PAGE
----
ALEX Lesson Plan

     

Rube Goldberg Machines & Energy

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  This lesson provided by:  
Author:Kristina Kilgallen
System: Hale County
School: Hale County Board Of Education
The event this resource created for:ASTA
  General Lesson Information  
Lesson Plan ID: 34501

Title:

Rube Goldberg Machines & Energy

Overview/Annotation:

Students will create a Rube Goldberg Machine while working in a small group through this lesson.  They will then explain the energy transformations present in their own machine and in those of their classmates.  This will ensure their understanding of the law of conservation of energy as well as energy transformations.  

This lesson results from a collaboration between the Alabama State Department of Education and ASTA.

 Associated Standards and Objectives 
Content Standard(s):
Science
SC2015 (2015)
Grade: 9-12
Physical Science
11 ) Design and conduct investigations to verify the law of conservation of energy, including transformations of potential energy, kinetic energy, thermal energy, and the effect of any work performed on or by the system.

Insight Unpacked Content
Scientific And Engineering Practices:
Planning and Carrying out Investigations
Crosscutting Concepts: Energy and Matter
Disciplinary Core Idea: Energy
Evidence Of Student Attainment:
Students:
  • Design investigations to verify law of conservation of energy.
  • Design investigations to verify the interchange between potential energy, kinetic energy, thermal energy, and work done on or by a system.
  • Conduct investigations to verify the law of conservation of energy.
  • Conduct investigations to verify the interchange between potential, kinetic energy, thermal energy, and work done on or by a system.
Teacher Vocabulary:
  • System
  • Energy
  • Mechanical
  • Temperature
  • Conduction
  • Convection
  • Radiation
  • Friction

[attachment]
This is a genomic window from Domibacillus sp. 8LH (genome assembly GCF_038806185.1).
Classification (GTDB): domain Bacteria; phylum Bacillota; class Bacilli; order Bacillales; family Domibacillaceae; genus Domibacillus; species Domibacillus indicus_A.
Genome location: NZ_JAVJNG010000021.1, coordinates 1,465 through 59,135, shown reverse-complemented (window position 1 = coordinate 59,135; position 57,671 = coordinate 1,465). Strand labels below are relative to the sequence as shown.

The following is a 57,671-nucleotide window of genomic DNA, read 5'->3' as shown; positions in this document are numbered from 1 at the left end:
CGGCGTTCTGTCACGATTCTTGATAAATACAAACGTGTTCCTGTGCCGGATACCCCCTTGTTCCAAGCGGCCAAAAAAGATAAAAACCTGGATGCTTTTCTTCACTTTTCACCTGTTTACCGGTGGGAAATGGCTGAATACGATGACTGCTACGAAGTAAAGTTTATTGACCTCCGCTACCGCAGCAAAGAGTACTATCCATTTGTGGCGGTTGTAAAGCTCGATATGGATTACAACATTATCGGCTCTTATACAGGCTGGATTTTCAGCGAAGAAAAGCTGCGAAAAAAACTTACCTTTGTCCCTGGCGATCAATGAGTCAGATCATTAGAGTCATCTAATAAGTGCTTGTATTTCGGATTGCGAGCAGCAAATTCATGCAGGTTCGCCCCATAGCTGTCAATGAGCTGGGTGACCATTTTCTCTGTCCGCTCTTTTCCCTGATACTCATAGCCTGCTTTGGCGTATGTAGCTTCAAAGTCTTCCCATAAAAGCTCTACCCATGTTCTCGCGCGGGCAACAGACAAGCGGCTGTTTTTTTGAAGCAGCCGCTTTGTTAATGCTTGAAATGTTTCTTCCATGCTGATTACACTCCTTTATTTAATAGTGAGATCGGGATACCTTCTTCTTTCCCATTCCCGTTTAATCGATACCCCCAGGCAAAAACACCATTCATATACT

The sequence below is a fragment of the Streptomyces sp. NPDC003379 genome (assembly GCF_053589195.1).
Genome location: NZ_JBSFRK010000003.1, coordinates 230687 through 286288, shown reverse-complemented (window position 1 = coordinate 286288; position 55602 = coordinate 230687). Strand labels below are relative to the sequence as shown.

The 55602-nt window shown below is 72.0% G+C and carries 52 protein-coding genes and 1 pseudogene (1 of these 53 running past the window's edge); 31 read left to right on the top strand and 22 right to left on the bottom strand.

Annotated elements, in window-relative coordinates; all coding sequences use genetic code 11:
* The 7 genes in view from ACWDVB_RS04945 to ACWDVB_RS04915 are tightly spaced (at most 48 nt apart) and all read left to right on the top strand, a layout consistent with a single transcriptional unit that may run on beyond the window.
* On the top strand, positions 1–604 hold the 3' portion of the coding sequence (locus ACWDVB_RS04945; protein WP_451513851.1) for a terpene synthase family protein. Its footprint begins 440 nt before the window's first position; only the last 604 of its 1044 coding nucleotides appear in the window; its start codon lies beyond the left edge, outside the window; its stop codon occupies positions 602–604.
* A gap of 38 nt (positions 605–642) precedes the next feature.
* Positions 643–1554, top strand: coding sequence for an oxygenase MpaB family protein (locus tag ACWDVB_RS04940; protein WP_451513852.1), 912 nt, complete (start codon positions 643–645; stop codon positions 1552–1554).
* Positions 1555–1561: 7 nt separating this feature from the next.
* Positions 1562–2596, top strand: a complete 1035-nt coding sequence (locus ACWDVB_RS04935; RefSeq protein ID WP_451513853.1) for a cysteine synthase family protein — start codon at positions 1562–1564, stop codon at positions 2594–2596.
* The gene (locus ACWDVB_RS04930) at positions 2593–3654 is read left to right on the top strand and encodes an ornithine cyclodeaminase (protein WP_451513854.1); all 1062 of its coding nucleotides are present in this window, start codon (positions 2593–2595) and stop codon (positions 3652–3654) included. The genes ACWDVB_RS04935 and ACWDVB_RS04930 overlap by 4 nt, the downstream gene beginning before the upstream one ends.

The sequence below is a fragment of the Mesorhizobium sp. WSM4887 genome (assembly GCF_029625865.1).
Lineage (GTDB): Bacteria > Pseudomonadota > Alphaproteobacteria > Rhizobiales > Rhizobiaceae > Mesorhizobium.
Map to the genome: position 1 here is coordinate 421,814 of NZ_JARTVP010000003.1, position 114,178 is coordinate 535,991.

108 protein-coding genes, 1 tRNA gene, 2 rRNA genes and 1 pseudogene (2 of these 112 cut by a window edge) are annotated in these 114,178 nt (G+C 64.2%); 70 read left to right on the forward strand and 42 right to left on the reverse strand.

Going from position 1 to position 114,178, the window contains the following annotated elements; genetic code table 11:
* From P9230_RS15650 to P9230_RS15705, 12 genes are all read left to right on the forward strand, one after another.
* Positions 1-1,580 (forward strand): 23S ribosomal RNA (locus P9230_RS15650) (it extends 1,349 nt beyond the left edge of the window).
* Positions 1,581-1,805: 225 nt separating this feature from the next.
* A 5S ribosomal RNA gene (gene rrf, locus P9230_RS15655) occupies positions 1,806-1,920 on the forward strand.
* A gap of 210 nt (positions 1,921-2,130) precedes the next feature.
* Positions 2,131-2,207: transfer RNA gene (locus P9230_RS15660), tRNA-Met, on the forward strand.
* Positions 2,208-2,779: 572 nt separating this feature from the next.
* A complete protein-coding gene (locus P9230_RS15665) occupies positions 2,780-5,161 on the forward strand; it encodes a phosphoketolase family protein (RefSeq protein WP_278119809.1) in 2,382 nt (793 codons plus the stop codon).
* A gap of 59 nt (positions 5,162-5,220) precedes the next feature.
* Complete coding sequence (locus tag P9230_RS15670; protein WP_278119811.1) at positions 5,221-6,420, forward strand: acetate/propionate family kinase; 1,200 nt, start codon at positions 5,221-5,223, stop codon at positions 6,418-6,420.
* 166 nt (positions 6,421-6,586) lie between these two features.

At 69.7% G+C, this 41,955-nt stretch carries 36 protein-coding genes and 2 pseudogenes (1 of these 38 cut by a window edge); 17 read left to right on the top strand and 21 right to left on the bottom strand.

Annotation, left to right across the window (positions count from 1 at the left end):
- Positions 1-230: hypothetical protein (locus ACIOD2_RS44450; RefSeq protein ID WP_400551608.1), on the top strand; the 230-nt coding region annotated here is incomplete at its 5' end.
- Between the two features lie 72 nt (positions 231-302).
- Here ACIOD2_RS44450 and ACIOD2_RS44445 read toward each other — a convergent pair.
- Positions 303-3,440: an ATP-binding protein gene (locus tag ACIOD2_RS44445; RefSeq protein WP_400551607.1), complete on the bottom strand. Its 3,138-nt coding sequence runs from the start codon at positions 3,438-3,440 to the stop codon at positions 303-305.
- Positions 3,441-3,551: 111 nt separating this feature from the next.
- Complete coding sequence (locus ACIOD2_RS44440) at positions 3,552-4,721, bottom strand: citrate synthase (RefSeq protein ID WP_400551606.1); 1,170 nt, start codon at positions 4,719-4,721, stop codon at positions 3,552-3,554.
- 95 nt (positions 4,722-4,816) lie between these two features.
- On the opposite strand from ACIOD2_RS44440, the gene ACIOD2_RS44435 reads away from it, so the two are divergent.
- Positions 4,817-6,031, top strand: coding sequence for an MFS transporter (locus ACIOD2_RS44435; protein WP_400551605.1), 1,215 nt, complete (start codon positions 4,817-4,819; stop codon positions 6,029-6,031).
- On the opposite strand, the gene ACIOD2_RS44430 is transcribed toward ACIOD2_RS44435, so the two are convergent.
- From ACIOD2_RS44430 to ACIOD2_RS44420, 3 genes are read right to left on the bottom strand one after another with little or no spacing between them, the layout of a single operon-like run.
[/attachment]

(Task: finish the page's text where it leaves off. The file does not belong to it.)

• Force
  • Specific heat capacity
  • Latent heat
  • Heat of vaporization
  • Law of Conservation of energy
  • Transformation
  • Potential energy
  • Kinetic energy
  • Thermal energy
  • Heat
  • Work
  • Phase changes
Knowledge:
Students know:
  • Energy cannot be created or destroyed, but it can be transported from one place to another and transferred between systems.
  • Properties of materials cause different materials to absorb and release energy differently.
  • Conduction, convection, and radiation are methods of energy transfer.
  • Energy can be conserved when there are changes in potential, kinetic, or heat energy.
Skills:
Students are able to:
  • Compare thermal energy, heat, and temperature.
  • Compare scenarios in which work is done and explain the differences in magnitude of work done using the relationship W=FΔd
  • Infer the ability of various materials to absorb or release thermal energy in order to relate mass, specific heat capacity and temperature of materials to the amount of heat transferred (q=mCΔT).
  • Relate phase changes to latent heat that changes the potential energy of particles while the average kinetic energy of particles (temperature) remains the same.
  • Compare conduction, convection, and radiation as methods of energy transfer.
  • Exemplify the relationships between kinetic energy, potential energy, and heat to illustrate that total energy is conserved in mechanical systems such as a pendulum, roller coaster, carts/balls on ramps.